Elise Jones said, “We shouldn’t wait for somebody to get hit or hurt before we do something about it. I want to see how we can really incentivize how we can get rid of the ones [curb cuts] we already have. It makes sense to use the alley and I’m so sorry for the good neighbors who have lived on 3rd Ave. enjoying not having that alley be used, but it really makes sense from a land use planning standpoint to use the alley. I think the trade-off is for us to mitigate that landscape, setback, and fencing so the impact is as minimal as it can be. “
Elise Jones said, “I would go with the staff FAR, but allow additional FAR in exchange for public amenities.”
“For me, I want to keep Niwot, Niwot,” Matt Jones said.” It was always this quaint, cool, quirky place and I want to keep it that way. I also want to allow for change. I don’t know if I want to give up on FAR and here’s why - the issue here is mass on a lot in a quaint place. These issues remind me of Louisville and the ‘land of the curb cut’ in our city council meetings. And boy, you guys ought to think about incorporating, then you guys could control your destiny.”
Ultimately, BOCC responded favorably to the outpouring of commercial stakeholders’ comments by requiring that land use staff prepare an analysis of FAR at different levels for specific parcels and to explore what opportunities exist for FAR to be set higher if property owners were to include public amenities in their project plans.
BOCC also asked staff to use the next month to establish a process to determine what alley access will look like, as well as a method for land owners to modify existing curb cuts. Additionally, BOCC asked for clarifications of code language that addresses windows facing the alley, and lighting and parking requirements.
Following the decision, Jim Kalinski wrote an email on behalf of 3rd Ave. residents to the Courier, which read, “I believe we saw a demonstration of the Golden Rule: those with the gold rule. The outcome appeared to be predetermined and we were wasting our time pleading our case. There was no discussion regarding our point of view by the commissioners. I don’t think there was much hearing at the hearing. The neighbors are saddened and a bit angry and we’re exploring our options.”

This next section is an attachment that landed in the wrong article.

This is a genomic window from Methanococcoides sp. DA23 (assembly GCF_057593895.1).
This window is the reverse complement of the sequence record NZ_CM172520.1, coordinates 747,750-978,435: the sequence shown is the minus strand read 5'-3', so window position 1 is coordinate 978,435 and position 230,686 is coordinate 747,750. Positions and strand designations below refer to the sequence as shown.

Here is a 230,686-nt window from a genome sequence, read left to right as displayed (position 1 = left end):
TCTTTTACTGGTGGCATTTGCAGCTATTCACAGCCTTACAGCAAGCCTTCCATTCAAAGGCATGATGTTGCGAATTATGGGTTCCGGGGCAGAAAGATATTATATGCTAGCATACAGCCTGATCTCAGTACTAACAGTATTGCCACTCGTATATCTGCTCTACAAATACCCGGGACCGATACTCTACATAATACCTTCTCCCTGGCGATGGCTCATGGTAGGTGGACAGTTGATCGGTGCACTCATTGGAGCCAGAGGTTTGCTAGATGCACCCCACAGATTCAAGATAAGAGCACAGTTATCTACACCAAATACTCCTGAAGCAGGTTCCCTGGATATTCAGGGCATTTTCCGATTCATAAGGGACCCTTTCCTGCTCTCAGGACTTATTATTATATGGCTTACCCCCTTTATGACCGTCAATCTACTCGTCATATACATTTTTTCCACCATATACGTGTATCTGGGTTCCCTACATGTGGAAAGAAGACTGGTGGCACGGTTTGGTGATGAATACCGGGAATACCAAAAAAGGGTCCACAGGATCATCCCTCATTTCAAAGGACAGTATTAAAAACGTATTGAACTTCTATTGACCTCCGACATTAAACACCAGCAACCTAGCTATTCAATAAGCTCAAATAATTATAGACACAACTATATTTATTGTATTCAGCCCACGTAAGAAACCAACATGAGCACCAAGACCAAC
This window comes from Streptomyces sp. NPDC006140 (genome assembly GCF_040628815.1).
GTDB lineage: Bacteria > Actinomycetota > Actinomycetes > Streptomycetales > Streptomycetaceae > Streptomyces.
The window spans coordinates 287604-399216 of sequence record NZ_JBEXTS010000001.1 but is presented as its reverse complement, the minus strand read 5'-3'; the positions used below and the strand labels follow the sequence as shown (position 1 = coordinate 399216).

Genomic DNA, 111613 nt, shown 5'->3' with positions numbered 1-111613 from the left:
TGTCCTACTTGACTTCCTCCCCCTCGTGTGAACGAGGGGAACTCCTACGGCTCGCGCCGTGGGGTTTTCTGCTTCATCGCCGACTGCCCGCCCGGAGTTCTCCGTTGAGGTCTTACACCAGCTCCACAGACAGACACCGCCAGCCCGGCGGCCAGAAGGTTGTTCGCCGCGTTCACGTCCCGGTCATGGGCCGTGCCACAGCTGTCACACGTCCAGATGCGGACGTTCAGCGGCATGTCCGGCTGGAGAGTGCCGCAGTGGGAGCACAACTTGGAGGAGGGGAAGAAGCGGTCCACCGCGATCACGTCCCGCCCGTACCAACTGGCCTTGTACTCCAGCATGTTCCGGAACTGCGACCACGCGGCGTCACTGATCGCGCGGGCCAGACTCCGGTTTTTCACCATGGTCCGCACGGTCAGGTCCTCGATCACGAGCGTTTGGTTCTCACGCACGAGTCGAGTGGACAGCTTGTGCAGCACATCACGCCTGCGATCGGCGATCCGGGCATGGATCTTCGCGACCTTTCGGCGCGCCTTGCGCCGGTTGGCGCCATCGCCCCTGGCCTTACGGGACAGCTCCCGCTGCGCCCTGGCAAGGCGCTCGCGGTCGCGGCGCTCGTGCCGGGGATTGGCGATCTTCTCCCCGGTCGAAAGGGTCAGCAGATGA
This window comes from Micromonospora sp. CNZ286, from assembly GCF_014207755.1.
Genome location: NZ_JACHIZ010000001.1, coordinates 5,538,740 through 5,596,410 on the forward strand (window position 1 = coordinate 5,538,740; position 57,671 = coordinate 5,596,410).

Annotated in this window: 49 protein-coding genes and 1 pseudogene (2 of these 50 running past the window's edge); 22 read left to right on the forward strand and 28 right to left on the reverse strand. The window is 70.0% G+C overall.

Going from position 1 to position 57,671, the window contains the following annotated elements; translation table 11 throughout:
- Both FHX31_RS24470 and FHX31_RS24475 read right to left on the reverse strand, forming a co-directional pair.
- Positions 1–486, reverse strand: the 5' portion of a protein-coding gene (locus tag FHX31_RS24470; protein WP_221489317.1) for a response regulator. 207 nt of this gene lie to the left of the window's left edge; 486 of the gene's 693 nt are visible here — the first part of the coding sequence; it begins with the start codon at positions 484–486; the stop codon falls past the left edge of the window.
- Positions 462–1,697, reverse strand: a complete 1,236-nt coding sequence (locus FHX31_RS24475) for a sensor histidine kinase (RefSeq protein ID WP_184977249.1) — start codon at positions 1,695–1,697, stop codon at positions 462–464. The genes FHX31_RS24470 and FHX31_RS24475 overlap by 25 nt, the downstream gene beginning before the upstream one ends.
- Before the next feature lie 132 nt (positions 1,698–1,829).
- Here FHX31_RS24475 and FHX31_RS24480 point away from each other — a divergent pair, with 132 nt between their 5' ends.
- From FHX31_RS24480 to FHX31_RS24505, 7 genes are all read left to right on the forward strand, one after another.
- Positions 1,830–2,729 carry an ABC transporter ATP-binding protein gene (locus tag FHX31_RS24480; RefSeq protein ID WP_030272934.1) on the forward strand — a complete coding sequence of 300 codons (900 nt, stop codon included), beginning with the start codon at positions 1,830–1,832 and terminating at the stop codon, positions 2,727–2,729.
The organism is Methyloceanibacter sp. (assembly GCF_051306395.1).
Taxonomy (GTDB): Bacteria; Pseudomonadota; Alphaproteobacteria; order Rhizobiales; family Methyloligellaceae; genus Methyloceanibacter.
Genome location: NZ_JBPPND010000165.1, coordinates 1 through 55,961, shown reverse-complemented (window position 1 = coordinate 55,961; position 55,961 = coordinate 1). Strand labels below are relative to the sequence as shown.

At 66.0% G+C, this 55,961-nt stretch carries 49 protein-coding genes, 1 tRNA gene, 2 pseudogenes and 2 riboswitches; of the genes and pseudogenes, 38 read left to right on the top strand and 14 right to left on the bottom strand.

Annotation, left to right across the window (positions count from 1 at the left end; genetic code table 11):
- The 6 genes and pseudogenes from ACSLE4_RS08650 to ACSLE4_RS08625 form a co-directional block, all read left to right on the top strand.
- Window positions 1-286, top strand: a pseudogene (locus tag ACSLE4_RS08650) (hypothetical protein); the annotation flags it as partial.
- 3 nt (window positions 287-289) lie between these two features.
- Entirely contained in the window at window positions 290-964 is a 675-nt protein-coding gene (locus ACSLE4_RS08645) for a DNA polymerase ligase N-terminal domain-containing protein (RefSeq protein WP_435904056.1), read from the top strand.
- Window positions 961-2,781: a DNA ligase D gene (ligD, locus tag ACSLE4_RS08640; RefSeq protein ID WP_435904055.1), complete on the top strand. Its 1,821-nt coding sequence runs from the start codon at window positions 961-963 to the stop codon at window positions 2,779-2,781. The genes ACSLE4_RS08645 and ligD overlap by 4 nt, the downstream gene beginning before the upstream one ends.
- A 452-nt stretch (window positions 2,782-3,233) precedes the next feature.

"As painful as the moratorium has been for our community, it's worth maintaining momentum to resolve so many unsettled issues,” Skaggs said in response to the tabled moratorium. “Constructive progress in alley usage is a key ingredient that was agreed upon by the commissioners. But let's also keep code language simple and readily understandable when discussing projects in town. Commissioner Gardner commented on eliminating the FAR and relying on the more traditional square footage, height limit, and setbacks. Good idea.”
Postle wrote to the Courier following the meeting, “I never thought I would say this after the pain our town has endured with the moratorium, but extending the moratorium is the right thing. We need to get this right.”
“This is what democracy looks like,” Elise Jones said. “It’s hard work and it’s showing up and it’s engaging and you guys are doing that in spades and it’s really a reflection of how much you love your community, so that’s a wonderful thing to see.”
Boulder County Commissioners will hold the next public meeting on Tuesday, April 23. For additional information and to make public comments, visit https://www.bouldercounty.org/property-and-land/land-use/planning/land-use-code-update/dc-18-0004/